Archive for the ‘Property & Casualty’ Category

GAAP vs. IFRS laws: Is convergence on the horizon?

global_revenueFollowing a May 28th conference between two of the world’s largest accounting regulatory agencies, members from both groups issued new joint standard they hoped would help smooth out discrepancies between the U.S.’s Generally Accepted Accounting Principles (GAAP) and the International Finance Reporting Standards (IFRS). While the leaders aimed to create a middle ground that combined the GAAP’s specific protocols (there are currently over 100 specific rules for various transactions and industries) with the IFRS’s broader scope of regulations, SEC officials remain skeptical about the success of a global set of accounting standards. Reports say the new global rules would aim to make it harder for companies to lie about their revenues to investors, and would take effect in 2017. Read more…

Mounting claims expenses bring changes to MLI policies

ProfessionalLiabilityIn the last two years, Management Liability Insurers have shifted their underwriting guidelines for privately-held organizations by  increasing rates, retention levels and a reduction in coverage and total limits offered. Wage and hour defense cost sub-limits have also been reduced or removed entirely, and some carriers are not renewing policies based on industry, asset size of risk, financial condition and loss experience.

While there are still Management Liability Insurers willing to write these accounts, the marketplace appears to be reaching a point where this capacity will no longer be utilized to offer terms that the industry has become accustomed to seeing in recent years.

Why is this happening?
Based on conversations with several Management Liability Insurers, there are several reasons:  Read more…

As TRIA expiration lingers, work comp carriers show their own “go forward” strategy

capitol_wc2Amid growing concern over TRIA/TRIPRA’s expiration on 12/31/14 and the government’s long-term commitment to a Federal  Backstop program, many Worker’s Compensation carriers have are thinking ahead when it comes to renewals and securing new business.

When Congress extended TRIA in 2007, it also revised the definition of “acts of terrorism” to include domestic terrorism. Domestic Terrorism has three components:

  • All acts of terrorism outside the scope of the Act or the Foreign Terrorism Premium with an aggregate workers compensation losses in excess of $50 million.
  • Earthquake: The shaking and vibration at the surface of the earth resulting from underground movement along a fault plane or from volcanic activity where aggregate workers compensation losses from the single event are in excess of $50 million.
  • Catastrophic Industrial Accident: Any single event resulting in aggregate workers compensation losses in excess of $50 million.

Read more…

SEC to FINRA: Toughen up standards, penalty fines are too low

wall_street_fineFINRA, the Financial Industry Regulation Authority, came under fire recently to toughen its sanctions and enforcement actions against financial firms and Wall Street executives. The Wall Street journal recently reported that during a 5 year period through 2013, FINRA trailed the SEC in the number of fines issued against financial firms and individuals. The report found that compared to the SEC, which imposed fines of $1million or more 259 times through 2013, FINRA issued only 55, an average of less than once per month. The analysis also showed that the SEC’s largest penalties reached upwards of $300 million, while FINRA’s fines amounted to just $12 million. Following the report, SEC commissioners urged FINRA employees to update and strengthen the standards used to determine financial punishments against Wall Street wrongdoers. Penalties must have a significant impact and send a strong enough message, the commissioners said, to hold perpetrators responsible and discourage unlawful actions. Read more…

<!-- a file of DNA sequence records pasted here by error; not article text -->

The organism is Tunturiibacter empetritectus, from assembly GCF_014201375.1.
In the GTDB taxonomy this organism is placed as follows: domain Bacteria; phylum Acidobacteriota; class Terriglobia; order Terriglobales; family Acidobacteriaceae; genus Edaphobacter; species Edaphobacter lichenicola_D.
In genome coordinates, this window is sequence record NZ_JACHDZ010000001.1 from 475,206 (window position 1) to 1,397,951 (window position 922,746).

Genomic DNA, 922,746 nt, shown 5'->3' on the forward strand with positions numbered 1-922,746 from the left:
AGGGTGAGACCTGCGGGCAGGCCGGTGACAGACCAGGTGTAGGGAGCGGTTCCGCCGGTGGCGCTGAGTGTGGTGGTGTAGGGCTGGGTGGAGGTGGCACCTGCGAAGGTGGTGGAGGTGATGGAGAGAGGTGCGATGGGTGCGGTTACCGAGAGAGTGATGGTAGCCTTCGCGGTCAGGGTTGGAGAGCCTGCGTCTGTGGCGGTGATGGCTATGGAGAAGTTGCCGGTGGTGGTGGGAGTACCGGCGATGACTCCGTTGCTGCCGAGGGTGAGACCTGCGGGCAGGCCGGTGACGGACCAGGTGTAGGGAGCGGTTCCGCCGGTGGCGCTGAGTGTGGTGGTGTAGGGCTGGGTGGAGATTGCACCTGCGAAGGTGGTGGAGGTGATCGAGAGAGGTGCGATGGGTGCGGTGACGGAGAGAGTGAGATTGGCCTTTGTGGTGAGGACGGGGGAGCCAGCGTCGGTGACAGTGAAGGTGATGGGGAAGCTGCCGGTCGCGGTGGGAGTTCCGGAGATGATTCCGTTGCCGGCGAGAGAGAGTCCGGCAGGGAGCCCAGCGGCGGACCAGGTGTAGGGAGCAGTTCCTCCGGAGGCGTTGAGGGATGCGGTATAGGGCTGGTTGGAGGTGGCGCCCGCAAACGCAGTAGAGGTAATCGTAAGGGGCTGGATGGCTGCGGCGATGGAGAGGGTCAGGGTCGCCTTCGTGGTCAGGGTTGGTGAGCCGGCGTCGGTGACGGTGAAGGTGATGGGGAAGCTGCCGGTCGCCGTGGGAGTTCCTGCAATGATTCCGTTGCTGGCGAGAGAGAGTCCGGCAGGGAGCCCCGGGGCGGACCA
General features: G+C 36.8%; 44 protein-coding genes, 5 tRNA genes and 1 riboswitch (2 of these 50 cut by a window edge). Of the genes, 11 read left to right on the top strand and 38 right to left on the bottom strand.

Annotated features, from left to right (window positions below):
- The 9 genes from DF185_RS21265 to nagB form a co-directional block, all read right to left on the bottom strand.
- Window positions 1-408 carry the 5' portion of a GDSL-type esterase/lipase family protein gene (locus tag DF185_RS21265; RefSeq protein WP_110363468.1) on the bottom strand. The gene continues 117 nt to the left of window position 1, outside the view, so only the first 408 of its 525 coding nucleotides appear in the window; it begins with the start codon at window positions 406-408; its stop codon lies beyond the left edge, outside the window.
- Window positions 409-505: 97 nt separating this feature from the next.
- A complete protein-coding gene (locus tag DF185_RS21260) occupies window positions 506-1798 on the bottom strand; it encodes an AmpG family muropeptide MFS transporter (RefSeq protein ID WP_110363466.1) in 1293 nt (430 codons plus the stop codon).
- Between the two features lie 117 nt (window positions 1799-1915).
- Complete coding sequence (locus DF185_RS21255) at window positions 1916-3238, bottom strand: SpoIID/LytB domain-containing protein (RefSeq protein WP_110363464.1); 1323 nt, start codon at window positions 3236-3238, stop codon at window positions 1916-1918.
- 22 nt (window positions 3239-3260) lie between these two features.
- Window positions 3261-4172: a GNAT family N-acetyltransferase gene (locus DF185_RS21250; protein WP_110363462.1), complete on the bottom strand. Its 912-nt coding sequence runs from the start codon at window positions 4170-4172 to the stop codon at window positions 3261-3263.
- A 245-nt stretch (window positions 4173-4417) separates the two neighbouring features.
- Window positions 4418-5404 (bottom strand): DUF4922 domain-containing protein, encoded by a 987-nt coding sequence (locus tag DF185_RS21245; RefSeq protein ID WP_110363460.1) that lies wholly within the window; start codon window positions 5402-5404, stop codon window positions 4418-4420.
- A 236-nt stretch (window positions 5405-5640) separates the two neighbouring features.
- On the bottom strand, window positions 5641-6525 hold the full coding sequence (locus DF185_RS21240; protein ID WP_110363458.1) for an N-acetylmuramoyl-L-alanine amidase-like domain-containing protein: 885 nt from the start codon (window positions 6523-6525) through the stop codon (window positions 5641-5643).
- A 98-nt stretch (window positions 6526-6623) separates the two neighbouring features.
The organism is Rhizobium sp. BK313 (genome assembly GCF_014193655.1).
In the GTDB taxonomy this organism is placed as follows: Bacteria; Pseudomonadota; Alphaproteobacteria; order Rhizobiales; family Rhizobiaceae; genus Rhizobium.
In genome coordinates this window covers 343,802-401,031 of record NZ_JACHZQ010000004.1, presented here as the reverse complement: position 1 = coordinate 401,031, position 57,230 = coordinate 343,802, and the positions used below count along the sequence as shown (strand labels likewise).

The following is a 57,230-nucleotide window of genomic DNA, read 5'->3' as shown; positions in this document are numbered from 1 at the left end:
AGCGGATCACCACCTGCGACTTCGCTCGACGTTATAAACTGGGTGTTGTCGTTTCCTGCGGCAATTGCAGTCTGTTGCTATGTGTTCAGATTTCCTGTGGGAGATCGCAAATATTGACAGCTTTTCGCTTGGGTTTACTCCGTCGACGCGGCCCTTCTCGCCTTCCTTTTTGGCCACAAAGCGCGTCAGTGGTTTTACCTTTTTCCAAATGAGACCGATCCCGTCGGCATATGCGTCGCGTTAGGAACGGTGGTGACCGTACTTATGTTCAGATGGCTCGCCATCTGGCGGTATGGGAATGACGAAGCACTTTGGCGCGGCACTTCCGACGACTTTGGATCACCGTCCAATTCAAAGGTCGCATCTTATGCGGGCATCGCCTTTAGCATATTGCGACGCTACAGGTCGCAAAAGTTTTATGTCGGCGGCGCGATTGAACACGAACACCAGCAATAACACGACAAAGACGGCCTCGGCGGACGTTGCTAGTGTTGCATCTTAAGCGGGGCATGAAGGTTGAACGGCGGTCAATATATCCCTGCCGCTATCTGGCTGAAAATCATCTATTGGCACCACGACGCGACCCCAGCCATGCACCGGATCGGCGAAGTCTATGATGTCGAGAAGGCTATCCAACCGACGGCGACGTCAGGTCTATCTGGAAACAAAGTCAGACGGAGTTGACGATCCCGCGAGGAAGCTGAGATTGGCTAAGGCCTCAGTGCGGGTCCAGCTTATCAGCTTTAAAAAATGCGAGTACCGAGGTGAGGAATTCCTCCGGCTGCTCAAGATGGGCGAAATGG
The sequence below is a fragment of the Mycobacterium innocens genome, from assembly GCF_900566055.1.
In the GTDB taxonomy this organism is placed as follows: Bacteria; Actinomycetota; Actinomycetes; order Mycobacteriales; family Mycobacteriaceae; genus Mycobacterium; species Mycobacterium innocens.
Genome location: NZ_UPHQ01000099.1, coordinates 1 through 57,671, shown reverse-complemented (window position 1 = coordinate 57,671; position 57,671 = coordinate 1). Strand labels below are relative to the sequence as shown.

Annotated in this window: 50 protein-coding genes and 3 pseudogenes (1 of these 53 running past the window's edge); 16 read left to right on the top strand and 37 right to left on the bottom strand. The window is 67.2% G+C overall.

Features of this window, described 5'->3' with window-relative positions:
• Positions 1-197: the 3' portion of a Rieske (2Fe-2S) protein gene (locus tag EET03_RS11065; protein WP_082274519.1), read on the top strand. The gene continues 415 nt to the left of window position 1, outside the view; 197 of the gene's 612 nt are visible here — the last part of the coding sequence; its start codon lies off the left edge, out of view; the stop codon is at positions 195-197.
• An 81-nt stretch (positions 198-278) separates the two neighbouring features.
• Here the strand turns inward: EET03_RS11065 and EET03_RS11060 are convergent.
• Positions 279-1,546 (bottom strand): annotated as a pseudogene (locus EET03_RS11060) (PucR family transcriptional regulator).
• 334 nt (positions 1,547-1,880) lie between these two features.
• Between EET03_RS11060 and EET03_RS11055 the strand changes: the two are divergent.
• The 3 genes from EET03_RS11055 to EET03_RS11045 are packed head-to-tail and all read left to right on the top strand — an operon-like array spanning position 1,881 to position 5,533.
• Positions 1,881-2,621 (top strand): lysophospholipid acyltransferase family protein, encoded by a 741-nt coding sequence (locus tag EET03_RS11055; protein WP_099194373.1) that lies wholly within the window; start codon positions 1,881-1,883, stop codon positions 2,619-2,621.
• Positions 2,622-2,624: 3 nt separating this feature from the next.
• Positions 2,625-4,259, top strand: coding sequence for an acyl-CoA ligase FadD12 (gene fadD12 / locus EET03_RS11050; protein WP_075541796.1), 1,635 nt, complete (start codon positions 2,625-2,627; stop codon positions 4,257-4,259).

New EU med device legislation targets saftey, improved coordination

In an effort to re-vamp medial device regulations, the European Commission (EC), the executive body of the European Union responsible for proposing legislation, unveiled new legislation aimed at strengthening the safety of products and better coordination between the Commission and it’s Member States. While the European Union’s (EU) lenient product regulations often make it the first market for new medical devices, a 2012 scandal involving defective breast implants from a French manufacturer prompted the EC to re-examine it’s standards. While some safety measures have been successfully implemented since the scandal, EC officials felt the need for further action, acknowledging that “some key improvements . . . require a reinforced legal basis.” In response, the EC has developed a new action plan introducing several changes to the laws in order to improve product safety and consumer confidence. Earlier this month, the Employment, Social Policy, Health Read more…

Halliburton case decision: Companies get another (expensive) bite at the dismissal apple